Verne A. Duncan, Oregon’s superintendent of public instruction, thinks there may be alternatives to school strikes--and he will ask the State Board of Education this month to appoint an independent task force to look for them.
“School strikes hurt everyone,” says Mr. Duncan. “The only people who make money out of it are the negotiators.”
Insisting that he is not opposed to the right to strike, Mr. Duncan says he is concerned about the legacy of bitterness that strikes leave with teachers, administrators, parents, and students. In a recent speech, Mr. Duncan said, “The toll extracted from the communities where strikes have occurred represents too high a price to pay...the scars are too deep.”
There have been only nine major strikes in Oregon since 1974, when a statewide collective-bargaining law for public employees took effect. Yet, says Mr. Duncan, “The few we’ve had here have been disastrous, and I don’t like what’s happening in the cities in the East.”
Among the options that might be considered, Mr. Duncan says, is “final-offer arbitration.” The task force, as he conceives it, would not have any representatives from the education community, but he hopes that the state’s teachers’ associations could be persuaded to support the group’s findings.
Only 1 percent of California’s high-school seniors last year were denied diplomas because they failed proficiency tests in basic skills, a recent survey by the state department of education reveals.
The failure rate was much lower than expected, according to Wilson Riles, state superintendent of public instruction. “Despite many concerns, our students took notice of early warning growing out of failures on prelimiry tests and learned to do better,” Mr. Riles said.
Mr. Riles said that the department’s telephone survey of 15 large school districts found that 560 of the districts’ 55,000 seniors failed to receive diplomas solely because of the tests.
Proficiency tests for minimum competency in reading, writing, and mathematics are required under a 1976 state law. School districts phased in their own tests over the past four years, but the 1981 senior class was the first to face the tests as a graduation requirement.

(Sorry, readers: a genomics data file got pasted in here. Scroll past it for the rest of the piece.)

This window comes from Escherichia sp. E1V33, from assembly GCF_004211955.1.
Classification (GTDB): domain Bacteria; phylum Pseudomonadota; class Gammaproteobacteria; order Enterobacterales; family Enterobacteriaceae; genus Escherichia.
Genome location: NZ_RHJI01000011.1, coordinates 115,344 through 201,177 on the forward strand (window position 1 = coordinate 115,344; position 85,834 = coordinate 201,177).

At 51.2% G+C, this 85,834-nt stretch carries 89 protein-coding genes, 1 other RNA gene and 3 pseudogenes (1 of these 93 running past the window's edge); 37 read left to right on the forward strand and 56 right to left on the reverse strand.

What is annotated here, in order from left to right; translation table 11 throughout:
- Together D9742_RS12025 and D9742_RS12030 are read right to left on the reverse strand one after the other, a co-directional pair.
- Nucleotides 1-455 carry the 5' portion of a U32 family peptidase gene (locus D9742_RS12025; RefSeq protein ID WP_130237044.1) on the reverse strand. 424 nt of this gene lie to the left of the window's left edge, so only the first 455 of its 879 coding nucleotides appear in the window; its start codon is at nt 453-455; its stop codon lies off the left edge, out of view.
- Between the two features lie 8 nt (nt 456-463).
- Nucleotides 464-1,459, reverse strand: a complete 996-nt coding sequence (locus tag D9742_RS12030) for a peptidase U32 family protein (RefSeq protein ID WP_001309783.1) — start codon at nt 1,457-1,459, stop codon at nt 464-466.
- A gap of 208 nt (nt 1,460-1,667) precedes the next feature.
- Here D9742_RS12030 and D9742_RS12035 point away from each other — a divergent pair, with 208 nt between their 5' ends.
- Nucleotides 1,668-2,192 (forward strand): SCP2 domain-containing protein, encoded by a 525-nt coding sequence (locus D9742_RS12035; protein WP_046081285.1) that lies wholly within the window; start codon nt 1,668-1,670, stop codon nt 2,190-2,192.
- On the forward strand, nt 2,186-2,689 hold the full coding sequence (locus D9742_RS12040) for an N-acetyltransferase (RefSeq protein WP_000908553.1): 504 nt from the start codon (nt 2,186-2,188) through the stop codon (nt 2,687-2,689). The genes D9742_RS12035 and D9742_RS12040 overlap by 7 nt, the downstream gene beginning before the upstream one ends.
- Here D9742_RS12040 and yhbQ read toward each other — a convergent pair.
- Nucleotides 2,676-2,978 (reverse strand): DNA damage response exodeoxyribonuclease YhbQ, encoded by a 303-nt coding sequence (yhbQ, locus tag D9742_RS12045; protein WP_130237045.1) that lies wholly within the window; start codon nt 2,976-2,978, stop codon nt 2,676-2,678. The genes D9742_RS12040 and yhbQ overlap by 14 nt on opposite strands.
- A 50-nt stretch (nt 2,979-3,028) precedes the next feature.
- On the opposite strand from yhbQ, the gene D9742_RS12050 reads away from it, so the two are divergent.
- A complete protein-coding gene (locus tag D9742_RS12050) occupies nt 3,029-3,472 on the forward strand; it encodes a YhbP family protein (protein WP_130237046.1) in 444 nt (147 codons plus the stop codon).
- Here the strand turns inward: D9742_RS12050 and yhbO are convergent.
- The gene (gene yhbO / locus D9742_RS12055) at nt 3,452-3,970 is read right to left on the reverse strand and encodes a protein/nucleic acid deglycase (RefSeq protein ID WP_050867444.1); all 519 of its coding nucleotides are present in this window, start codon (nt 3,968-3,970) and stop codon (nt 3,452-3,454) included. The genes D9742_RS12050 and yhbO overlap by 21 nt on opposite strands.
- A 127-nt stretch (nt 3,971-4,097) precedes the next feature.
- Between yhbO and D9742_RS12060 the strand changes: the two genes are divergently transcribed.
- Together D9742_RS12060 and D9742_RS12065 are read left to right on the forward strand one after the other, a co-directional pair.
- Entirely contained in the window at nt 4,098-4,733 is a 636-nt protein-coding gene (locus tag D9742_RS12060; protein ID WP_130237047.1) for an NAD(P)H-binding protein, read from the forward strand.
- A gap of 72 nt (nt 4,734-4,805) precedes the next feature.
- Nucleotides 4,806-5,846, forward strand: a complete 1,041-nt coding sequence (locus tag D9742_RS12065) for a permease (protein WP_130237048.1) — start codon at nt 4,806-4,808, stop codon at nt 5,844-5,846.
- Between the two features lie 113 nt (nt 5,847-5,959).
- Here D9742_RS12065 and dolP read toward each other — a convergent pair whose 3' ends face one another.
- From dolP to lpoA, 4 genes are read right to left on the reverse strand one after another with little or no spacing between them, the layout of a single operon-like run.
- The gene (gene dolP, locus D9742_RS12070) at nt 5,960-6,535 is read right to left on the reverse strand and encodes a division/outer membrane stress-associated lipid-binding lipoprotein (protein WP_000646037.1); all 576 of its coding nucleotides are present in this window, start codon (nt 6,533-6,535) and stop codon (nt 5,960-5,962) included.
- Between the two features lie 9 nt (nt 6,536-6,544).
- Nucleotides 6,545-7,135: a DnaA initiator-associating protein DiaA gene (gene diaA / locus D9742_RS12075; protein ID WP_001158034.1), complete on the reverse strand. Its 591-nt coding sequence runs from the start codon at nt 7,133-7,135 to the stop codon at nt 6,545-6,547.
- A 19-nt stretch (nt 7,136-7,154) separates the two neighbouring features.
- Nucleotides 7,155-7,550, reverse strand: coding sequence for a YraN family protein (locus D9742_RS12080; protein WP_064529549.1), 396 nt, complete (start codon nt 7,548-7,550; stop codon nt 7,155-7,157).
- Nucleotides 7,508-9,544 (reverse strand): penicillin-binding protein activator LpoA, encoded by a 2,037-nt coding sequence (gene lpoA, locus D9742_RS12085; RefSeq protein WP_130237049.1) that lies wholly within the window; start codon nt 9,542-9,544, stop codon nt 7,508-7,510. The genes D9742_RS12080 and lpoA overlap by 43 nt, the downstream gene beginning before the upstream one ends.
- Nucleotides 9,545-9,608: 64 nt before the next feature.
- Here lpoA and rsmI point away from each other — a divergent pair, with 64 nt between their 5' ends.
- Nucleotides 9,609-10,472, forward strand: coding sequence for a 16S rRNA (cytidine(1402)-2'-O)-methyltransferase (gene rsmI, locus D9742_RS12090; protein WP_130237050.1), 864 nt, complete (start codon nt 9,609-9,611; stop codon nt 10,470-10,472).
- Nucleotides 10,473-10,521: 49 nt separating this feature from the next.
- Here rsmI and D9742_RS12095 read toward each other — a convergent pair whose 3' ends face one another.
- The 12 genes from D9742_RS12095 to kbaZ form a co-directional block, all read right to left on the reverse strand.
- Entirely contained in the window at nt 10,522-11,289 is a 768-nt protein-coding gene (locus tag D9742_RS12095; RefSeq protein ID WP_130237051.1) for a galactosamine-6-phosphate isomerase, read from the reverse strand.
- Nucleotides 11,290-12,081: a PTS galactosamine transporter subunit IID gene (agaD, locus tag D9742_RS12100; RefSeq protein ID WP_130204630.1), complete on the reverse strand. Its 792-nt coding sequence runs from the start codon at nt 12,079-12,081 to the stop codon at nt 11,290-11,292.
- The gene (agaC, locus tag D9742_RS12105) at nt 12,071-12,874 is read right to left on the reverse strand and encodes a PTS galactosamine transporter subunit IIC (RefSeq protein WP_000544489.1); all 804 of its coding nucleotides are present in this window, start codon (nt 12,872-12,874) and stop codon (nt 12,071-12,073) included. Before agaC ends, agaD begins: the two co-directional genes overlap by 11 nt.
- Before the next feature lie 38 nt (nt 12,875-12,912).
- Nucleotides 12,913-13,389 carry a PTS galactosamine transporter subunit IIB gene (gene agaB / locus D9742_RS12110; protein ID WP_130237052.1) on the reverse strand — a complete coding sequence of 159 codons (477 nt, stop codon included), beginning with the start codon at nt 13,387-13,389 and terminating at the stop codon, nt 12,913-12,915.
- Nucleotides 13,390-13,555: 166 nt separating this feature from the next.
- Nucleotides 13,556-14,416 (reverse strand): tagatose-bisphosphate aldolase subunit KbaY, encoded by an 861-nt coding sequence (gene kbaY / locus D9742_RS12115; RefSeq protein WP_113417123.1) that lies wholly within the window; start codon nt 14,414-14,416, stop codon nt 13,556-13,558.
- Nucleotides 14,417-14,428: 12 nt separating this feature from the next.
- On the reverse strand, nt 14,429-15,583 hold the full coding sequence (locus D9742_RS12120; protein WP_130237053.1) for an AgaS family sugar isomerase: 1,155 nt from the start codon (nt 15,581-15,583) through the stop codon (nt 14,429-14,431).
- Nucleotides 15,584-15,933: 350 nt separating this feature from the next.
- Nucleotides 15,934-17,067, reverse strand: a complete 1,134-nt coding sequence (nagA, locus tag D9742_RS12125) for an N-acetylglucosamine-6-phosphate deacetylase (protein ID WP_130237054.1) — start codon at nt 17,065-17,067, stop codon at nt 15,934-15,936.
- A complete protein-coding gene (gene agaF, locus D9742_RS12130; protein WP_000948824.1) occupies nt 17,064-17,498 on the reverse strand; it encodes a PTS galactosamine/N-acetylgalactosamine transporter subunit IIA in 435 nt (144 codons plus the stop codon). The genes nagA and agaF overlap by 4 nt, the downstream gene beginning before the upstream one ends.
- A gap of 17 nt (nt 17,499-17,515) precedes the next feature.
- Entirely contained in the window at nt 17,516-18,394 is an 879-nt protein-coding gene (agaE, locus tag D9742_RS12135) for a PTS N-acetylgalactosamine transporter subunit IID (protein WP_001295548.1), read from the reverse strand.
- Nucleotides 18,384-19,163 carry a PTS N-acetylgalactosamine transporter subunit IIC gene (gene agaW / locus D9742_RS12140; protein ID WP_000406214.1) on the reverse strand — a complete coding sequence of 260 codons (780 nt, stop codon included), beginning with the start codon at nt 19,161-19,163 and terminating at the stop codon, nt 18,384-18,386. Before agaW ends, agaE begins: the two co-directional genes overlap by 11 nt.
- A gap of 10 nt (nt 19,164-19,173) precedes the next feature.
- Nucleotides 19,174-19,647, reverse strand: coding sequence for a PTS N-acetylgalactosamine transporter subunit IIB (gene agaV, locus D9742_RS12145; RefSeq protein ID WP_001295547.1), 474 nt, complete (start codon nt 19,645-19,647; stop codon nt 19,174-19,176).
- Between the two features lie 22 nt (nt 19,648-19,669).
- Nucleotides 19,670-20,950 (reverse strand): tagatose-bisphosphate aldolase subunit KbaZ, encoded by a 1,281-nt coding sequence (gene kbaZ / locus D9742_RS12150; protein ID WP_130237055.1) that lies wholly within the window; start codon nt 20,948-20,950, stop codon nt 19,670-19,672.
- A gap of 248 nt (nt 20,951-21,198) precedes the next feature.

Pennsylvania school districts may be required to share in special-education costs if a proposed finance formula now in public hearings is introduced and approved by the state legislature.
Helen Caffrey, executive director of the State Senate Education Committee, said reduced federal aid and shrinking state resources make it impossible to continue the current “blank-check” reimbursement formula for school districts. Under the new formula, she said, school districts would be reimbursed according to the median cost for teaching a handicapped or gifted student plus $1,500.
If school districts spent more than that amount, they would be reimbursed for 85 percent of the excess cost rather than the current 100 percent. Ms. Caffrey said the proposed formula, a joint effort of the state legislature’s Senate Education Committee and the House Subcommittee on Basic Education, is simply a framework which is being tested at public hearings.
In 1980-81, the state spent $282 million to educate approximately 250,000 special-education students.
Minnesota school districts are having financial troubles as well as labor problems. School boards in the state are asking residents to vote for higher school taxes this year than ever before.
The state department of education estimates that this fall at least 40 districts in the state are holding “maintenance” referendums that would allow the districts to exceed state limits on the amount they can raise through property taxes. That’s compared to a total of 135 such referendums in the past ten years.
Several groups are working against such levies, including one group, Parents of Minnesota Inc., that represents parents who favor private or home schooling.
“We’re not for giving school districts aid because they’re not doing their jobs,” said an organization spokesman. “In 30 years we’ll have people at the helm 30 percent more ignorant than the people before them.”
Revisions of federal tax laws already are causing problems for education in Rhode Island, where state income taxes are tied to the federal formula. As a result, the state department of education may be forced to impose an unprecedented spending limit on school districts.
Kenneth Mellor, the department’sdget officer, said the schools will be faced with extremely tight budgets because the state must automatically cut its income taxes in line with the federal tax cut, reducing the state funds available for reimbursement.
The state legislature has directed the governor to set an 8-percent ceiling on the state’s spending increase But the department already is scheduled to pay out more than $137 million for 1982-83, an increase of about 11 percent over the $124 million school districts received for 1981-82, Mr. Mellor said.
More financial problems for Rhode Island schools stem from a $1-million reduction in federal school-lunch subsidies. In addition to increasing lunch prices, districts are negotiating with unions to lay off cafeteria workers.
A version of this article appeared in the October 05, 1981 edition of Education Week as State News Roundup